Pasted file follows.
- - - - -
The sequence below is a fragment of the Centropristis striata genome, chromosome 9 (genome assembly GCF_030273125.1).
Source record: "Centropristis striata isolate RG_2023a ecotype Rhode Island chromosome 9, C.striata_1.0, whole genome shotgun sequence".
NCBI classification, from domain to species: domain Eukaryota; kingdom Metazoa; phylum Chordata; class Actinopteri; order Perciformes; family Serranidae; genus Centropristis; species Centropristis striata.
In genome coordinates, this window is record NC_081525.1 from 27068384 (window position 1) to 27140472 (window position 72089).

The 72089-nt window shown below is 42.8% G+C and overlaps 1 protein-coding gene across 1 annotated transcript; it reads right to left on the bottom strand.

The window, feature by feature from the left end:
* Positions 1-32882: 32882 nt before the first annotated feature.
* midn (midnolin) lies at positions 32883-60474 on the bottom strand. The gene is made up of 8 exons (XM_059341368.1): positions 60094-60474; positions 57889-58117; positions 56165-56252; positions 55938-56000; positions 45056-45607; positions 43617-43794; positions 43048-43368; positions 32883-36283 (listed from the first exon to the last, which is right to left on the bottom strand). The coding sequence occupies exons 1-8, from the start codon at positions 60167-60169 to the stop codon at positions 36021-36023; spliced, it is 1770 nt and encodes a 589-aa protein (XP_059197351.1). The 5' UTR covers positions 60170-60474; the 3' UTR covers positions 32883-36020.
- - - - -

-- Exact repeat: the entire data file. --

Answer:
The sequence below is a fragment of the Centropristis striata genome, chromosome 9 (genome assembly GCF_030273125.1).
Source record: "Centropristis striata isolate RG_2023a ecotype Rhode Island chromosome 9, C.striata_1.0, whole genome shotgun sequence".
NCBI classification, from domain to species: domain Eukaryota; kingdom Metazoa; phylum Chordata; class Actinopteri; order Perciformes; family Serranidae; genus Centropristis; species Centropristis striata.
In genome coordinates, this window is record NC_081525.1 from 27068384 (window position 1) to 27140472 (window position 72089).

The 72089-nt window shown below is 42.8% G+C and overlaps 1 protein-coding gene across 1 annotated transcript; it reads right to left on the bottom strand.

The window, feature by feature from the left end:
* Positions 1-32882: 32882 nt before the first annotated feature.
* midn (midnolin) lies at positions 32883-60474 on the bottom strand. The gene is made up of 8 exons (XM_059341368.1): positions 60094-60474; positions 57889-58117; positions 56165-56252; positions 55938-56000; positions 45056-45607; positions 43617-43794; positions 43048-43368; positions 32883-36283 (listed from the first exon to the last, which is right to left on the bottom strand). The coding sequence occupies exons 1-8, from the start codon at positions 60167-60169 to the stop codon at positions 36021-36023; spliced, it is 1770 nt and encodes a 589-aa protein (XP_059197351.1). The 5' UTR covers positions 60170-60474; the 3' UTR covers positions 32883-36020.